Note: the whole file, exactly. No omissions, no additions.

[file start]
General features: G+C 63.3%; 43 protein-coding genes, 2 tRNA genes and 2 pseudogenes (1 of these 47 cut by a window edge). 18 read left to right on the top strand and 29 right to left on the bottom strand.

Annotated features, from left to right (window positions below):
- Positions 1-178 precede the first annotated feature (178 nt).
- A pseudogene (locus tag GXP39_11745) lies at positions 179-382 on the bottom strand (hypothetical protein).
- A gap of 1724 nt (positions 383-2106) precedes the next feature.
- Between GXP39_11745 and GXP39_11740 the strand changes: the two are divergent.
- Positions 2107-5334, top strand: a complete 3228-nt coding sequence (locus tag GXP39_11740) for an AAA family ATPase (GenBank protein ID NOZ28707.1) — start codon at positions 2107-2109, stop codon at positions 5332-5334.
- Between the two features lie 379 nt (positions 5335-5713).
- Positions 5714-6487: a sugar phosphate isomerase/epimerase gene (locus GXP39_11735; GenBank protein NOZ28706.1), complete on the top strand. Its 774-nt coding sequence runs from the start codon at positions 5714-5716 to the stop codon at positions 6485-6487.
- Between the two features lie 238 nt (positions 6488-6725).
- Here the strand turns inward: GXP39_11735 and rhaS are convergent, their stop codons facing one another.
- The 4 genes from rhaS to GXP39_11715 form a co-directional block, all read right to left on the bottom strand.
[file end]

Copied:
General features: G+C 63.3%; 43 protein-coding genes, 2 tRNA genes and 2 pseudogenes (1 of these 47 cut by a window edge). 18 read left to right on the top strand and 29 right to left on the bottom strand.

Annotated features, from left to right (window positions below):
- Positions 1-178 precede the first annotated feature (178 nt).
- A pseudogene (locus tag GXP39_11745) lies at positions 179-382 on the bottom strand (hypothetical protein).
- A gap of 1724 nt (positions 383-2106) precedes the next feature.
- Between GXP39_11745 and GXP39_11740 the strand changes: the two are divergent.
- Positions 2107-5334, top strand: a complete 3228-nt coding sequence (locus tag GXP39_11740) for an AAA family ATPase (GenBank protein ID NOZ28707.1) — start codon at positions 2107-2109, stop codon at positions 5332-5334.
- Between the two features lie 379 nt (positions 5335-5713).
- Positions 5714-6487: a sugar phosphate isomerase/epimerase gene (locus GXP39_11735; GenBank protein NOZ28706.1), complete on the top strand. Its 774-nt coding sequence runs from the start codon at positions 5714-5716 to the stop codon at positions 6485-6487.
- Between the two features lie 238 nt (positions 6488-6725).
- Here the strand turns inward: GXP39_11735 and rhaS are convergent, their stop codons facing one another.
- The 4 genes from rhaS to GXP39_11715 form a co-directional block, all read right to left on the bottom strand.